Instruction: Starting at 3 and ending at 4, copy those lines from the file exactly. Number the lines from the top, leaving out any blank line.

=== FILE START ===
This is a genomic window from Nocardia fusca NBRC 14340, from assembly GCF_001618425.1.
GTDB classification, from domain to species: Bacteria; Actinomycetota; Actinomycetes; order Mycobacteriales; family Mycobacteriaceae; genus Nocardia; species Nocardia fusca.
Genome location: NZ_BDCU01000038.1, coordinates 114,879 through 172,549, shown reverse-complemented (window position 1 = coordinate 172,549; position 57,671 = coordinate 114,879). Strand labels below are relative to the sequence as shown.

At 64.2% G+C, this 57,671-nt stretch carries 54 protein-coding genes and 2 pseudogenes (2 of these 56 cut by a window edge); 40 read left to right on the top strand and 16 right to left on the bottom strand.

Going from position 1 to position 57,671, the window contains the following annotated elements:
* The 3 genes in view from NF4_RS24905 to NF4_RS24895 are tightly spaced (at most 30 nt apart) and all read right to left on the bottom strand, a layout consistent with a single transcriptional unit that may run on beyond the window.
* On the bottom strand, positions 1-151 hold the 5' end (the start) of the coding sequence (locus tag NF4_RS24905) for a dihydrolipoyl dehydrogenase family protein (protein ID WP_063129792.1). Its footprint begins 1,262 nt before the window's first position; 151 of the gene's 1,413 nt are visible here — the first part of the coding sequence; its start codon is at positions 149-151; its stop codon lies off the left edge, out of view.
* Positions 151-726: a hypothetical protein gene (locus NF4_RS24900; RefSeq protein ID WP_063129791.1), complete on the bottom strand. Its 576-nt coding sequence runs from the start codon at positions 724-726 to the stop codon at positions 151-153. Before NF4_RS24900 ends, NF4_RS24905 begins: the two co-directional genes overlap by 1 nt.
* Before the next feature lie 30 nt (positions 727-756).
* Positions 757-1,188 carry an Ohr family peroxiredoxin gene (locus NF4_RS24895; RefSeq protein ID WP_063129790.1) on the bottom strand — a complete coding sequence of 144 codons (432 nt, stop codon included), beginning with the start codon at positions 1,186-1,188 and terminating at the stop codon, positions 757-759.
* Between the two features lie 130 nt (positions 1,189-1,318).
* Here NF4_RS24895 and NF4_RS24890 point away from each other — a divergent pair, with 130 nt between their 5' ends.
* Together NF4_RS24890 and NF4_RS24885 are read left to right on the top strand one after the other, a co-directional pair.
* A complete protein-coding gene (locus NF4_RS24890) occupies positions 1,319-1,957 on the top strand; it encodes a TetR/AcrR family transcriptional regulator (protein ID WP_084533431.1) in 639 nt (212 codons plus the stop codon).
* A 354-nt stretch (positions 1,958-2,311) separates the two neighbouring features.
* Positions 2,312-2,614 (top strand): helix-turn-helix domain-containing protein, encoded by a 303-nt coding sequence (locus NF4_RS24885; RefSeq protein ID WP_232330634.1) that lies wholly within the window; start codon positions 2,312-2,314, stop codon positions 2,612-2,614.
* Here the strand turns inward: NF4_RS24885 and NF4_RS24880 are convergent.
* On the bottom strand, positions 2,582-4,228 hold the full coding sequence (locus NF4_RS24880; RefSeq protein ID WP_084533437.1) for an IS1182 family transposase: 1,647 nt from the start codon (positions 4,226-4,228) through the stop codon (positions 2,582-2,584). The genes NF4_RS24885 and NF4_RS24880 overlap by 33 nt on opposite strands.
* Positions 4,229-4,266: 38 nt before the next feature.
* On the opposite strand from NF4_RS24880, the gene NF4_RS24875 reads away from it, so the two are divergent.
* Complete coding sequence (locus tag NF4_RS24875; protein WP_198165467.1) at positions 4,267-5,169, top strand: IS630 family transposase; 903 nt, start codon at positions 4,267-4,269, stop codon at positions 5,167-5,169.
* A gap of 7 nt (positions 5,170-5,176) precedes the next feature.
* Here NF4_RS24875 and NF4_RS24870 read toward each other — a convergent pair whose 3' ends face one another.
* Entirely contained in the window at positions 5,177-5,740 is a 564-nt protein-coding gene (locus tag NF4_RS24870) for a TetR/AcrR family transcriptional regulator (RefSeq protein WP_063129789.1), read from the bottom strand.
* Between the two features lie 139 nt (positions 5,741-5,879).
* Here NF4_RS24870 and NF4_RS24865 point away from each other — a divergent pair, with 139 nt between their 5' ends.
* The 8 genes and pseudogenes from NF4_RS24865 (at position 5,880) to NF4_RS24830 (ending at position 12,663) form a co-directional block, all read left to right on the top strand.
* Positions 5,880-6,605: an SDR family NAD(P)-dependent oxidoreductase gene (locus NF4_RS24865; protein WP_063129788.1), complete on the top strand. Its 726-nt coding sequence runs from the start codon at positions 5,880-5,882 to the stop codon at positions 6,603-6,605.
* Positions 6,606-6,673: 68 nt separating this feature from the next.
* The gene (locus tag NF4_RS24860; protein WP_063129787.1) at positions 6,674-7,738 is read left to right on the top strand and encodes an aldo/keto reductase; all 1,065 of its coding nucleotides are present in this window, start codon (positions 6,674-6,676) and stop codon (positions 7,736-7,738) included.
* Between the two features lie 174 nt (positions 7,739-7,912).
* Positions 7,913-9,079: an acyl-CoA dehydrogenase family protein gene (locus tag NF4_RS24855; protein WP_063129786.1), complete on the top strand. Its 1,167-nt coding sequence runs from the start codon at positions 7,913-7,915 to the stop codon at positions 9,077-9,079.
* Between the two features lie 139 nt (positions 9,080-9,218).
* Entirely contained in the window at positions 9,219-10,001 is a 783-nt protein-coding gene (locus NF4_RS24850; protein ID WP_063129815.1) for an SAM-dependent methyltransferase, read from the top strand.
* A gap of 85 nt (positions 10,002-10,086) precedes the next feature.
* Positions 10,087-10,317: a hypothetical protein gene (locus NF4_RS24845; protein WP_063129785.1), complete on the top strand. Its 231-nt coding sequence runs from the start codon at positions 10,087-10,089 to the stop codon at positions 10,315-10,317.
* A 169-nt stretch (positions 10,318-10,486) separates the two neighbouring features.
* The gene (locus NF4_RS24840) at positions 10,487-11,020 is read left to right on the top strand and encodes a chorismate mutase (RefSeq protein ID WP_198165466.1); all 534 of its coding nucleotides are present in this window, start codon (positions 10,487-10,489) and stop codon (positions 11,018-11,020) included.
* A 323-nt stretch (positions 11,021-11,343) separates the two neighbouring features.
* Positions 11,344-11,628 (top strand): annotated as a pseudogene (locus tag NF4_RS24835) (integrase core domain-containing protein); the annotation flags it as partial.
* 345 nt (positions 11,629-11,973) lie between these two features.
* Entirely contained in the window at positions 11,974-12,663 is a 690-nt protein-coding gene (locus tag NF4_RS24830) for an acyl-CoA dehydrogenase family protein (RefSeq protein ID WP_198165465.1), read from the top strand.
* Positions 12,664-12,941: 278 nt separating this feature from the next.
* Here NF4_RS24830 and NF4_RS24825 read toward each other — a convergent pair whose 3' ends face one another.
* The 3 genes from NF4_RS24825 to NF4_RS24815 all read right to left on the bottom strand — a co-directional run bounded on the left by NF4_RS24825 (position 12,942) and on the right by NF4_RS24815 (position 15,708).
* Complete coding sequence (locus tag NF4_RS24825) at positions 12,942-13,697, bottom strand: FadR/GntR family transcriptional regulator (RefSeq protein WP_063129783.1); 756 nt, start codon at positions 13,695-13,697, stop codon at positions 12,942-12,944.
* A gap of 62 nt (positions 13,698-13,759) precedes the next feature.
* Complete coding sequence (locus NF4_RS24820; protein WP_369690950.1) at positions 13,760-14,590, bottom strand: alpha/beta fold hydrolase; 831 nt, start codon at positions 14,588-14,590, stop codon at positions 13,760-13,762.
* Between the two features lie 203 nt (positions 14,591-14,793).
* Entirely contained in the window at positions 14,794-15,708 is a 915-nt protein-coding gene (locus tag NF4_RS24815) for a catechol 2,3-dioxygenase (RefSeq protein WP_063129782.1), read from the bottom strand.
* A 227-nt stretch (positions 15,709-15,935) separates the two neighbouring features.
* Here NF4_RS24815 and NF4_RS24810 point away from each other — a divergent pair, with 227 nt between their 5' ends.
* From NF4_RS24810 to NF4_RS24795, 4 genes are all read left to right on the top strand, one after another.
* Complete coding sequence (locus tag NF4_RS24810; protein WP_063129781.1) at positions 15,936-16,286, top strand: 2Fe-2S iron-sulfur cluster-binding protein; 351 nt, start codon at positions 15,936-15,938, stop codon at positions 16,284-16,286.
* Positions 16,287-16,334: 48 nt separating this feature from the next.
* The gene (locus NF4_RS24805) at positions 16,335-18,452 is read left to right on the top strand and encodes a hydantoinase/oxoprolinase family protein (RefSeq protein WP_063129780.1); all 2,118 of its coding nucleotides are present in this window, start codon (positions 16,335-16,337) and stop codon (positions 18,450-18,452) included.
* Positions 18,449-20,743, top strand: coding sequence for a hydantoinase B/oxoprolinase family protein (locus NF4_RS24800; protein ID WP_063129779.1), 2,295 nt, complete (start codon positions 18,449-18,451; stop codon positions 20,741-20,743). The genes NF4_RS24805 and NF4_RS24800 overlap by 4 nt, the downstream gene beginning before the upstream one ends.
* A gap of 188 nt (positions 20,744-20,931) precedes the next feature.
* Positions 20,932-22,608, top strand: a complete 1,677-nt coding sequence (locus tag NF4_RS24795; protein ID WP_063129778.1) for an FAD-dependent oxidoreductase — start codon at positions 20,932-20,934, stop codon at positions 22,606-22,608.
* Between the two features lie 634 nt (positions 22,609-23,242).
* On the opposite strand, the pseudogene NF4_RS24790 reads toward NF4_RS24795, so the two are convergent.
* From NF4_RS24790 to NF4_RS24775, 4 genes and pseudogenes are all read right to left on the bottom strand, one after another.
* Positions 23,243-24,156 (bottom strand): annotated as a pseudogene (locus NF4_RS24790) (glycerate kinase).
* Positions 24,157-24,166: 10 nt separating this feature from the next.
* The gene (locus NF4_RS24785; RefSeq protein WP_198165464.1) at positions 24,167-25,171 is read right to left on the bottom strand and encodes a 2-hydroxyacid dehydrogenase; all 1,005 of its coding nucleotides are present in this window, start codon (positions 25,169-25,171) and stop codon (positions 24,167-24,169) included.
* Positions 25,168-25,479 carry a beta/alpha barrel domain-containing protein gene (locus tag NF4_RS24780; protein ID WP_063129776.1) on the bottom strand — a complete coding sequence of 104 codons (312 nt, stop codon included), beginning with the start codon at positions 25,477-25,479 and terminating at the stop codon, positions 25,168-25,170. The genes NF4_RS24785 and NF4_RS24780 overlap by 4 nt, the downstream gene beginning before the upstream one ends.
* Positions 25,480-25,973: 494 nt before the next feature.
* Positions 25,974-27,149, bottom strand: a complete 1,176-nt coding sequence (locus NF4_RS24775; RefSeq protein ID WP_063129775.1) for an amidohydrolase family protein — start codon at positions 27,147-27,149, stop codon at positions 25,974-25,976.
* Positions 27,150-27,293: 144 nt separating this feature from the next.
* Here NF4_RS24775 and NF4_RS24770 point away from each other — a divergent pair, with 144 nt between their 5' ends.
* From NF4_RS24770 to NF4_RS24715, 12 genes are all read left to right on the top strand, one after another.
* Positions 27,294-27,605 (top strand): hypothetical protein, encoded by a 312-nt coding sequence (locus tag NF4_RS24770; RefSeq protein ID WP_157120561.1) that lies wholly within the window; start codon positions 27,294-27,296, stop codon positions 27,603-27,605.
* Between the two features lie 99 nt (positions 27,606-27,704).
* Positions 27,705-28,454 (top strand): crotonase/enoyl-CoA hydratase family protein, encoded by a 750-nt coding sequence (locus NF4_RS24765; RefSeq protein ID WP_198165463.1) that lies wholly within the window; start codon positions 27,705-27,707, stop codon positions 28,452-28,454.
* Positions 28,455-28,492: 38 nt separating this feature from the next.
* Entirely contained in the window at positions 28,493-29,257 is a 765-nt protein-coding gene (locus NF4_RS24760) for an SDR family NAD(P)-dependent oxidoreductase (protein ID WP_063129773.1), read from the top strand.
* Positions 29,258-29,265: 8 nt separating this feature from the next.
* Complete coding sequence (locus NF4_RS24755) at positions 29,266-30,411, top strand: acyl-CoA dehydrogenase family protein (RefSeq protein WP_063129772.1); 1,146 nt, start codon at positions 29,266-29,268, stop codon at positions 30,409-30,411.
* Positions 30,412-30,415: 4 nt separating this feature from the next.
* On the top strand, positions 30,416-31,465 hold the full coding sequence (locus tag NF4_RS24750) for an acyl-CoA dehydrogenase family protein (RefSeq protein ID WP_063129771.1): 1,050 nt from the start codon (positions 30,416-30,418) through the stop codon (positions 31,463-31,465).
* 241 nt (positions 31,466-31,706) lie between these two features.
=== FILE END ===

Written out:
Genome location: NZ_BDCU01000038.1, coordinates 114,879 through 172,549, shown reverse-complemented (window position 1 = coordinate 172,549; position 57,671 = coordinate 114,879). Strand labels below are relative to the sequence as shown.

At 64.2% G+C, this 57,671-nt stretch carries 54 protein-coding genes and 2 pseudogenes (2 of these 56 cut by a window edge); 40 read left to right on the top strand and 16 right to left on the bottom strand.